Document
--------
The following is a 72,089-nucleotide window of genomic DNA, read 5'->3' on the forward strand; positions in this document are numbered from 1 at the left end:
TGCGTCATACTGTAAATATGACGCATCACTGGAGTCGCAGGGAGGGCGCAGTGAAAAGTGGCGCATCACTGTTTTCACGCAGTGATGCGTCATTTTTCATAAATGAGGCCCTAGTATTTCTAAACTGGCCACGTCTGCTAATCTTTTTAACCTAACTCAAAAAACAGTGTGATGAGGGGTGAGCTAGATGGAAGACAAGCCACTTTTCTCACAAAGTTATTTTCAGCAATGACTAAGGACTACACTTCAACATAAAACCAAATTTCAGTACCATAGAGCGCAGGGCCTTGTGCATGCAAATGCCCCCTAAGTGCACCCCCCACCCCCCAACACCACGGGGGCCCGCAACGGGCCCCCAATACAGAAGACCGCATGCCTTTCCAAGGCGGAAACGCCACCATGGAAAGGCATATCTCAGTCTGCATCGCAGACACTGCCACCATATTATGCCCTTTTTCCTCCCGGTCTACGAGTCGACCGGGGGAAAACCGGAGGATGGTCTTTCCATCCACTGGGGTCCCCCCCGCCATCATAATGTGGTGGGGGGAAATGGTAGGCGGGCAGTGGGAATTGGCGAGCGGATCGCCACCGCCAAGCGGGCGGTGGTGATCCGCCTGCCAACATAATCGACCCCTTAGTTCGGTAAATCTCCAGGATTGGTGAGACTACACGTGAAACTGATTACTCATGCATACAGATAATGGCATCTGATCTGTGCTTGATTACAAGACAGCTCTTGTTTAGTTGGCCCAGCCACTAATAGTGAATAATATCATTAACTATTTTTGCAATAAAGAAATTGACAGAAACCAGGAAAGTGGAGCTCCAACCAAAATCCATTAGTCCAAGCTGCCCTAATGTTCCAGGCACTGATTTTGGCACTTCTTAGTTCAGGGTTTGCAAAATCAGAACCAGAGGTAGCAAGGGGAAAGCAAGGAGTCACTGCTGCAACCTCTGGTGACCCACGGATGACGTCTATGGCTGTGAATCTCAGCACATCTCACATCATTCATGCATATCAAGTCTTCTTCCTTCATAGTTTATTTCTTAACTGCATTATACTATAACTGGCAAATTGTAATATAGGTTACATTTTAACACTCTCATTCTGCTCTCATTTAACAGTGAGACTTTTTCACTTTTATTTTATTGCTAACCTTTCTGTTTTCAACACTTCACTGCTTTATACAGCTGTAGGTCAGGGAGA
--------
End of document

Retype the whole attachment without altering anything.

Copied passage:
The following is a 72,089-nucleotide window of genomic DNA, read 5'->3' on the forward strand; positions in this document are numbered from 1 at the left end:
TGCGTCATACTGTAAATATGACGCATCACTGGAGTCGCAGGGAGGGCGCAGTGAAAAGTGGCGCATCACTGTTTTCACGCAGTGATGCGTCATTTTTCATAAATGAGGCCCTAGTATTTCTAAACTGGCCACGTCTGCTAATCTTTTTAACCTAACTCAAAAAACAGTGTGATGAGGGGTGAGCTAGATGGAAGACAAGCCACTTTTCTCACAAAGTTATTTTCAGCAATGACTAAGGACTACACTTCAACATAAAACCAAATTTCAGTACCATAGAGCGCAGGGCCTTGTGCATGCAAATGCCCCCTAAGTGCACCCCCCACCCCCCAACACCACGGGGGCCCGCAACGGGCCCCCAATACAGAAGACCGCATGCCTTTCCAAGGCGGAAACGCCACCATGGAAAGGCATATCTCAGTCTGCATCGCAGACACTGCCACCATATTATGCCCTTTTTCCTCCCGGTCTACGAGTCGACCGGGGGAAAACCGGAGGATGGTCTTTCCATCCACTGGGGTCCCCCCCGCCATCATAATGTGGTGGGGGGAAATGGTAGGCGGGCAGTGGGAATTGGCGAGCGGATCGCCACCGCCAAGCGGGCGGTGGTGATCCGCCTGCCAACATAATCGACCCCTTAGTTCGGTAAATCTCCAGGATTGGTGAGACTACACGTGAAACTGATTACTCATGCATACAGATAATGGCATCTGATCTGTGCTTGATTACAAGACAGCTCTTGTTTAGTTGGCCCAGCCACTAATAGTGAATAATATCATTAACTATTTTTGCAATAAAGAAATTGACAGAAACCAGGAAAGTGGAGCTCCAACCAAAATCCATTAGTCCAAGCTGCCCTAATGTTCCAGGCACTGATTTTGGCACTTCTTAGTTCAGGGTTTGCAAAATCAGAACCAGAGGTAGCAAGGGGAAAGCAAGGAGTCACTGCTGCAACCTCTGGTGACCCACGGATGACGTCTATGGCTGTGAATCTCAGCACATCTCACATCATTCATGCATATCAAGTCTTCTTCCTTCATAGTTTATTTCTTAACTGCATTATACTATAACTGGCAAATTGTAATATAGGTTACATTTTAACACTCTCATTCTGCTCTCATTTAACAGTGAGACTTTTTCACTTTTATTTTATTGCTAACCTTTCTGTTTTCAACACTTCACTGCTTTATACAGCTGTAGGTCAGGGAGA